The sort of reasoning we wish to perform on the model is finding out the probability distribution of some of its random variables. For example, we can work out from the model that the probability of the grass being wet is 60.6%. Such reasoning is called probabilistic inference. Often we are interested in the distribution conditioned on the fact that some random variables have been observed to hold a particular value. In our example, having observed that the grass is wet, we want to find out the chance it was raining on that day. For background on the statistical modeling and inference, the reader is referred to Pearl's classic text and to Getoor and Taskar's collection.
Lise Getoor and Ben Taskar.
Introduction to Statistical Relational Learning
MIT Press, 2007.
David Wingate, Andreas Stuhlmueller and Noah D. Goodman:
Lightweight Implementations of Probabilistic Programming Languages
Via Transformational Compilation
AISTATS 2011. Revision 3. February 8, 2014
Poster at PPS 2017
Just as importance of ML increases, the scalability problem of developing ML applications becomes more and more pressing. Currently, applying a non-trivial machine learning task requires expertise both in the modeled domain as well as in probabilistic inference methods and their efficient implementations on modern hardware. The tight coupling between the model and the efficient inference procedure hinders making changes and precludes reuse. When the model changes significantly, the inference procedure often has to be re-written from scratch.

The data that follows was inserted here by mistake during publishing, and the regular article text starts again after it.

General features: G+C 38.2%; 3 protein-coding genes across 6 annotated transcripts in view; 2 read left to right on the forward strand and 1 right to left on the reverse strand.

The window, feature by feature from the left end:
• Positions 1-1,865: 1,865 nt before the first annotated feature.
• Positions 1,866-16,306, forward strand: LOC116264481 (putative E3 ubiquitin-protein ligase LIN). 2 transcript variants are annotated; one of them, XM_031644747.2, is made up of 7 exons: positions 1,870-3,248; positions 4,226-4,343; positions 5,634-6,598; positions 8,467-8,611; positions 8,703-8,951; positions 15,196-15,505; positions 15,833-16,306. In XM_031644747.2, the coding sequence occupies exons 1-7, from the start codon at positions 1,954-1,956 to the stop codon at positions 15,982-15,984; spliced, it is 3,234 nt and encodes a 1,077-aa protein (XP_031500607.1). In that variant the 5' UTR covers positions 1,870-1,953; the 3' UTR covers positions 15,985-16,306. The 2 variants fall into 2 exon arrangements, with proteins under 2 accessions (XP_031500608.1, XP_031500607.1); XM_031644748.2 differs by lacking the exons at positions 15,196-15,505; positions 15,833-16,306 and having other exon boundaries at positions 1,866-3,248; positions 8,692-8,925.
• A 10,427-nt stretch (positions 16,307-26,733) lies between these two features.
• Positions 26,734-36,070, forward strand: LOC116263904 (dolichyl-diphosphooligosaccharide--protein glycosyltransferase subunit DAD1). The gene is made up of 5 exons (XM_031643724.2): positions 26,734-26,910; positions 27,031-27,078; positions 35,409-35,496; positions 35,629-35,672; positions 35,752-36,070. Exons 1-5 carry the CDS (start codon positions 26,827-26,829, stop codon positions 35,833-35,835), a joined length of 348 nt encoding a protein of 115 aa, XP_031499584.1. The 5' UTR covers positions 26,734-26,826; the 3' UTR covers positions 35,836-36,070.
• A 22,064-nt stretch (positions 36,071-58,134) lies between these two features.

Probabilistic programming -- which decouples modeling and inference and lets them be separately written, composed and reused -- has the potential to make it remarkably easier to develop new ML tasks and keep adjusting them, while increasing confidence in the accuracy of the results. That promise has been recognized by the U.S. Defense Advanced Research Projects Agency (DARPA), which has initiated the broad program ``Probabilistic Programming for Advancing Machine Learning (PPAML)'', started in March 2013 and running through 2017.
Developing the potential of probabilistic programming requires applying the recent insights from programming language (PL) research such as supercompilation from metaprogramming. A surprising challenge is correctness: it turns out that a number of well-known and widely-used libraries and systems such as STAN may produce patently wrong results on some problems (as well-demonstrated in Hur et al., FSTTCS 2015).
We proposed a discussion-heavy workshop to promote the evident and growing interest of the developers of ML/probabilistic domain-specific languages in program generation and transformation, and programming language researchers in ML applications. It was to discuss the not-yet-answered challenges and the issues raised at the POPL-affiliated ``Probabilistic Programming Semantics'' workshops, but in more depth and detail. The meeting took place at the Shonan Village Center, Kanagawa, Japan on May 22-25, 2018.
The following questions were raised repeatedly during the meeting:
The final report